As you stare your divorce in the face, you are becoming more concerned about how this significant change in your relationship could alter your life's future. Mediation is a valuable tool that you can use to your advantage if you understand how your decisions will impact your outcome. At the Law Office of Kristen L. Campbell, LLC, we are committed to helping people in Ohio to work through the process of separating from their spouse.
Whether you are currently filing for divorce or you are simply considering terminating your marriage, there are many things to consider, especially when there are children involved. One of the most important plans included in your divorce settlement is your child custody arrangement. Children who are forced to go through a divorce and deal with their parents separating may have difficulties when it comes to adjusting to this big change in life. Yet, you may be able to minimize the overwhelming feelings by creating a solid parenting plan.
Because every family is different, divorce affects each family, and each member of the family, differently. If you are an Ohio parent involved in divorcing your spouse, you may have questions as to how your children will react to the divorce.
Like many Ohio single parents, you might not get along well with your ex. There is a difference, however, between not getting along and alienating the children from the other parent’s life. Sadly, the latter is a far too common scenario.
At the Law Office of Kristen L. Campbell, LLC, in Ohio, we find that growing numbers of divorcing couples today prefer mediation to litigation. One of the biggest reasons for this preference is that mediation offers couples a far more amicable way to divorce. Another big reason is that mediation allows a couple numerous options to arrive at customized negotiated solutions that precisely fit their own situation.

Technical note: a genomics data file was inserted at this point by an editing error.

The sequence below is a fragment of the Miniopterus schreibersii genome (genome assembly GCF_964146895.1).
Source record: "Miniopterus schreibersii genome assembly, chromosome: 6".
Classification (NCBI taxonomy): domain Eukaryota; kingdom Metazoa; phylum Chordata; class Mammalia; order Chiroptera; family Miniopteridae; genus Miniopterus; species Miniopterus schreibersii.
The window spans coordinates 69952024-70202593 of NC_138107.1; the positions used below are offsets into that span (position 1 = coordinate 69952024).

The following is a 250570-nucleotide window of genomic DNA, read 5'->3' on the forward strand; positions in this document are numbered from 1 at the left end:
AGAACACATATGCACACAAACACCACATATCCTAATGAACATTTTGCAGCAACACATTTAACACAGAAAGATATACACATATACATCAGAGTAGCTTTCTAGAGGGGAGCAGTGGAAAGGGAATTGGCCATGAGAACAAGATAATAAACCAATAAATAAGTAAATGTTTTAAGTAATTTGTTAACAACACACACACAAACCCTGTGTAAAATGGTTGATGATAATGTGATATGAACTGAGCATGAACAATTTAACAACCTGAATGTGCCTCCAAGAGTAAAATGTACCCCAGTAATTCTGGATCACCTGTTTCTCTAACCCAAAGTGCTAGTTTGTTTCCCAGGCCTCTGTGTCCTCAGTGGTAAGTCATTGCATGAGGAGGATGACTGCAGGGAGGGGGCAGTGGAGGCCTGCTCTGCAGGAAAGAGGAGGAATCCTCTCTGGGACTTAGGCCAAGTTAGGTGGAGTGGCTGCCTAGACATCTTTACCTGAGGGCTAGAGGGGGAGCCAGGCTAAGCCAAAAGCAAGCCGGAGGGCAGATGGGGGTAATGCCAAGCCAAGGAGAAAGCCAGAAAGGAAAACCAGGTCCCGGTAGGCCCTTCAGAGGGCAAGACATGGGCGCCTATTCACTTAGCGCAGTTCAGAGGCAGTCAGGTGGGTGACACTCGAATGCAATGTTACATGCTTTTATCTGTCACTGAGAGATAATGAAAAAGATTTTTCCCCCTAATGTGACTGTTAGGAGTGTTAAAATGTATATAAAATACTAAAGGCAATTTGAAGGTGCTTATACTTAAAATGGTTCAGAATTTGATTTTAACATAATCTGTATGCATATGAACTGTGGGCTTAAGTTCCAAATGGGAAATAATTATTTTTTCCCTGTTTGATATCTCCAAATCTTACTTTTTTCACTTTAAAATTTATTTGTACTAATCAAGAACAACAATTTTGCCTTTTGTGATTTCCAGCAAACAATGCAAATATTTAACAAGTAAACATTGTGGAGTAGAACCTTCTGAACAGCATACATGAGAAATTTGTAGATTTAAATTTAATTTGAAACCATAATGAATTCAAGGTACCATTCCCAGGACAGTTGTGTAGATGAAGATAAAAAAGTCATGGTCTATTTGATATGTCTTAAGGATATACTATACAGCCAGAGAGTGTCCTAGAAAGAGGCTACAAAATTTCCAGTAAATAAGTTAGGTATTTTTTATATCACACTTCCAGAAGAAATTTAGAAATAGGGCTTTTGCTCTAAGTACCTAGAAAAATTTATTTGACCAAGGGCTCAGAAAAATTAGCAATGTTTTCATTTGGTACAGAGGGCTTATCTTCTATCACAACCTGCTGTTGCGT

If you have been married for decades and are past the age of 50 years old, you may think that you are safe from a divorce. A study conducted by Bowling Green University found a rise in the number of people who are filing for divorce over the age of 50. The trend is known as gray divorce, and it has grown significantly over the years. The Census Bureau’s American Community Survey reports that while 2.8 percent of Americans over the age of 50 filed for divorce 50 years ago, 11.8 percent filed in 2000 and 15.4 percent were divorce in 2011. The divorce rate in people over the age of 50 jumped from one in ten in 1990 to one in four in 2011.
Like many Ohio residents, you might think mediation is employed only when going through a divorce, to mitigate the contention and cost that often come with divorce. However, as we at the Law Office of Kristen L. Campbell, LLC, are aware, the potential benefits of mediation can encompass all types of conflict, including the conflicts you are likely to encounter in the years following your divorce as you co-parent your children.
At the Law Office of Kristen L. Campbell, LLC, we understand that it can be difficult for anyone to file for divorce, regardless of the circumstances. For Ohio residents who are trapped in abusive marriages, their situations may seem hopeless. You should understand that although it may be hard to leave your abuser, it is possible with the right support system and an escape plan.
If your profession or job earns you a high income in Ohio, it may shock you to discover that you are at risk for paying your husband spousal support when you divorce. As wife.org explains, manimony, the newly coined nickname for spousal support paid by an ex-wife to an ex-husband, represents a growing trend across the country.
If your Ohio marriage appears on the verge of breaking up, you likely dread the prospect of a lengthy, expensive and acrimonious litigated divorce. However, you and your spouse have two additional options: a mediated divorce and a collaborative divorce. Both are out-of-court processes whereby you and your spouse negotiate together to resolve your own differences rather than leaving it up to a judge to determine how you will live your respective post-divorce lives.